Coronavirus disease cells, 3D rendering. new 2019 Novel Coronavirus (COVID-19) infection outbreak occurs from Wuhan, China

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COVID-19 infection rates are rising again in Oregon, but the growing number of vaccinated residents will likely blunt the severity far short of last year’s spikes, state health officials said Wednesday.

The forecast came during an appearance by Oregon Health Authority Director Pat Allen and state Health Director Dean Sidelinger on a virtual hearing of the House subcommittee on COVID-19.

Much of the nation is seeing a sharp rise in cases of the more contagious and virulent B.1.1.7 mutation of the coronavirus first seen in Britain. But in Oregon, two less harmful forms of the virus are “crowding out” the U.K. variant for now.

The U.K. variant — 50% more contagious and likely more lethal — now makes up about 32% of new infections in the U.S. But in Oregon, two variants from California are more dominant. The California variants are about 20% more contagious but so far have not been shown to be more significantly virulent than the original virus. Sidelinger said the variants are “in competition” and the dominance of the California variants gives Oregon “a little more time” to vaccinate residents than states in the East and Midwest.

“We are a different pandemic than the rest of the country,” said Sidelinger, the state’s top infectious disease expert.

Sidelinger said the spread of even the slightly more contagious variants mixed with people getting out more and seeing others was fueling the upswing.

“Travel is up; people are moving about more,” Sidelinger said. “The feeling that we are at the finish line is driving the increase.”

Gov. Kate Brown said last week that a “fourth wave” of infections was hitting Oregon.

“This virus is at our doorstep — our numbers are rising and we are back on alert,” Brown said during a Friday press conference.

After falling steadily since January, new cases bottomed out in late February at 249 per day on average. The case count rose to an average of 419 cases per day at the end of March. During the winter spike, daily average cases in early December topped 1,500.

If residents stop wearing masks, practicing social distancing and limiting their contacts, the number of cases could double by next month, according to OHA forecasts.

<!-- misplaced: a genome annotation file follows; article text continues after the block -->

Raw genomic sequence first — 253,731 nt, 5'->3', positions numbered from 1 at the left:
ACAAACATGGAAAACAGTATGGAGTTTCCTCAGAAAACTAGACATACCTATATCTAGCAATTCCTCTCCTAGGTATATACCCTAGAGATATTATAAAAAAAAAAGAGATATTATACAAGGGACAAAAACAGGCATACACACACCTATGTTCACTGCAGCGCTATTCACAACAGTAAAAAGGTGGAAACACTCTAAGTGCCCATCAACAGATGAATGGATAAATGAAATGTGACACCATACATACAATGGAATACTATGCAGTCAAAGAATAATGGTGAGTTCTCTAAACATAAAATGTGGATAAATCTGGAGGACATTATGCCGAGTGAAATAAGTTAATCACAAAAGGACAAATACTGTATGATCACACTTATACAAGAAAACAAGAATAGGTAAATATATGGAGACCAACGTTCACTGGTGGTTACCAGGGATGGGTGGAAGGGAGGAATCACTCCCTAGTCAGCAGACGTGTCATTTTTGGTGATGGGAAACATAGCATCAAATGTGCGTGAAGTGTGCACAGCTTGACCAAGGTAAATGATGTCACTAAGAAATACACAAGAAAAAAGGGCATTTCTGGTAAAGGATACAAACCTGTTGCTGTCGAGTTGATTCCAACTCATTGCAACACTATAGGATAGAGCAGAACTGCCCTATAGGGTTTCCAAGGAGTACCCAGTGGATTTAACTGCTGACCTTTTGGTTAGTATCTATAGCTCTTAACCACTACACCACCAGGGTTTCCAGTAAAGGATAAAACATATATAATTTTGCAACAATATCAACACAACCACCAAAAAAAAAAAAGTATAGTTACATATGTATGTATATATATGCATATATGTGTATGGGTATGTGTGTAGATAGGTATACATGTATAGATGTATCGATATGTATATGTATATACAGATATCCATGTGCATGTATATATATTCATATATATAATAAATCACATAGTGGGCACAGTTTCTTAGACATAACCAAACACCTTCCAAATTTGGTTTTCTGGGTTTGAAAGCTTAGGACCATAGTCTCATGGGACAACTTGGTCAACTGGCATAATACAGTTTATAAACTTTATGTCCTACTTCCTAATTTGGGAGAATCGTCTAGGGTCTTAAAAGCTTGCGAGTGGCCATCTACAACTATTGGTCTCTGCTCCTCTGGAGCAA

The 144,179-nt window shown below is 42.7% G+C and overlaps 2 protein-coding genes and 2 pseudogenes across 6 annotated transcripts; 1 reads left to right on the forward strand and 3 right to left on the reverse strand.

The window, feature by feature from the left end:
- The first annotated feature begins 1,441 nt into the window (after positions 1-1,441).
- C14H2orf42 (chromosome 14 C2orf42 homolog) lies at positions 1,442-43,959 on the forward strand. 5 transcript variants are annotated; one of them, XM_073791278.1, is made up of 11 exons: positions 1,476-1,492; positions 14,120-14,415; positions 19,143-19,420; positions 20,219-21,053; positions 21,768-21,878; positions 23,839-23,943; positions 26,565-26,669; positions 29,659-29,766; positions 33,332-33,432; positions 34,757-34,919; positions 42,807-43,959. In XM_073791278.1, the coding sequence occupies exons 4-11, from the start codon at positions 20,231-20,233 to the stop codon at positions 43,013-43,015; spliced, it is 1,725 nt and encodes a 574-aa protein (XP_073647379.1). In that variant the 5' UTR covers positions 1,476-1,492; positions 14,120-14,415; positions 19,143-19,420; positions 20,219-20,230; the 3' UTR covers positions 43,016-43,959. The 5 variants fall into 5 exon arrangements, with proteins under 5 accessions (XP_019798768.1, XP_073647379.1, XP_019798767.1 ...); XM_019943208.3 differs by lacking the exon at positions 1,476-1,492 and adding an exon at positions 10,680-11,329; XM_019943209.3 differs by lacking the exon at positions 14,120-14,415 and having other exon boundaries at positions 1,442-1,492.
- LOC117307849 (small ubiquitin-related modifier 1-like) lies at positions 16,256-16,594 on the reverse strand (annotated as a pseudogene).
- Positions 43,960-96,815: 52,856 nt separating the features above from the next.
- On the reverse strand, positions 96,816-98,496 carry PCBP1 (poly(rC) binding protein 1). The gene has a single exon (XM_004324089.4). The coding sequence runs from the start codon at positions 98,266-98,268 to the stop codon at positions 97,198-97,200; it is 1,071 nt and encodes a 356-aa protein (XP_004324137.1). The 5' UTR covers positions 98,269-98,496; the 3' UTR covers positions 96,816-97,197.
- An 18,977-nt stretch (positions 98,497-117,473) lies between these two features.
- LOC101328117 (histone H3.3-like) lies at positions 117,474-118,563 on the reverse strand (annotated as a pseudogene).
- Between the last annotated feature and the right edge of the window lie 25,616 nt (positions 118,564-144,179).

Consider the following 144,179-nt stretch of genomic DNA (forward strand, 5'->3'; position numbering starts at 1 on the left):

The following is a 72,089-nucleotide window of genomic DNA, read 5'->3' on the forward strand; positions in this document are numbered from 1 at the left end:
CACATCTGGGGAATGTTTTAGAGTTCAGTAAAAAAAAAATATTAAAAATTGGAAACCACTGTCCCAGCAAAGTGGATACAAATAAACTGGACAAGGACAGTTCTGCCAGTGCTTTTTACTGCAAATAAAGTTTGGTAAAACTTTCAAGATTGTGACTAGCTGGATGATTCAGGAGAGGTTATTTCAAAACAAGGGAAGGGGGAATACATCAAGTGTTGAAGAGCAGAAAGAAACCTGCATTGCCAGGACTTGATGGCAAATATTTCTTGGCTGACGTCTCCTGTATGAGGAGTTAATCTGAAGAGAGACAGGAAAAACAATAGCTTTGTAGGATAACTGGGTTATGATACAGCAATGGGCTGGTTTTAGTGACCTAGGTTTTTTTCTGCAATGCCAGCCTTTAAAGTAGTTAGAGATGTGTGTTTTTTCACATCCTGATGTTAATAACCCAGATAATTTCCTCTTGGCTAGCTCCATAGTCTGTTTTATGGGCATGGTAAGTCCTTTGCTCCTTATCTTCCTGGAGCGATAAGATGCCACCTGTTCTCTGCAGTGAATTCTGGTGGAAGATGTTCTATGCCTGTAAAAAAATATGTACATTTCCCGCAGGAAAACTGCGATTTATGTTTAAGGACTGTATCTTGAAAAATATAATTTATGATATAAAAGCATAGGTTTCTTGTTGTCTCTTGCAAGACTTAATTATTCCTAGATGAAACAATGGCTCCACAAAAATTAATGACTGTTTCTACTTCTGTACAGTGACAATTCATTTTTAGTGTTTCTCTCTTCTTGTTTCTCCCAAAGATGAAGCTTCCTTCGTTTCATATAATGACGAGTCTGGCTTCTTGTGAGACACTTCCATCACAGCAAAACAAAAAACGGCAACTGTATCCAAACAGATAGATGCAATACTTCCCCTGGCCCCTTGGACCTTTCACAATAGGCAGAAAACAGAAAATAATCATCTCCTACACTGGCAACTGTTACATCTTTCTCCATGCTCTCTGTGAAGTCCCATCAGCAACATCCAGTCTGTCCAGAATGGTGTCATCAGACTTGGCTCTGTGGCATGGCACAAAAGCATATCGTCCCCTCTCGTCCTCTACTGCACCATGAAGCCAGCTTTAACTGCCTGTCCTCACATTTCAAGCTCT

“These are still concerning numbers in their height and obviously the direction they are going,” Allen said.

The virus reproduction is up above 1:1 for the first time since January. It is getting close to the levels that led to the two-week lockdown in December. However, Sidelinger said it was unlikely that the kind of infection growth seen at the end of last year will occur again because of the growing number of vaccinated people. New infections are increasingly in younger age groups. They are less likely to suffer severe illness or death than those 65 and over.

Oregon is six to eight weeks away from having availability of vaccinations equal demand. By late May or early June, there will be more vaccine than people seeking shots, OHA reported. It took from late December to March 3 for 1 million shots to be put in Oregonians’ arms. The state passed 2 million shots this week, just a month later. The state has topped 40,000 shots per day three times now and is averaging about 35,000 daily shots. Most are the Pfizer and Moderna vaccines, which require two doses given about a month apart.

Senior demand for vaccine is waning. Older people made up the vast majority of COVID-19 deaths in Oregon, and the rest of the nation. Allen said over 70% of people 70 and older have been vaccinated, with the 30% unvaccinated including those who declined to get shots. But as the age groups drop, the demand is slowing. Only 65% of residents 65-69 have been vaccinated. In some rural parts of Oregon, the number is under 50%. While the inability to get to a vaccination site accounts for some of the lower than expected figure, there is a significant portion of the age group that does not want to get vaccinated now, vaccinated at all or is waiting for the one-shot Johnson & Johnson vaccine.

“That seems to have semi-topped out” Allen said of demand in some areas.

The state originally allocated each county an amount of vaccine equal to its percentage of the state’s population. But with widely differing levels of demand across the state, supplies will be redirected in the near future to places where demand is high but supply is low.

Sidelinger and Allen said they are concerned about the recent increase in infections, but believe the worst can be over if residents don’t act as if the pandemic is over. The increasing number of vaccinated people will “bend the curve” back down as long as masks, social distancing and hygiene recommendations are followed. To those feeling “stir crazy” to get back to something close to normal, Sidelinger said the fastest route was to not let up so near the end.

“These changes are a for-now thing, not a forever thing,” Sidelinger said.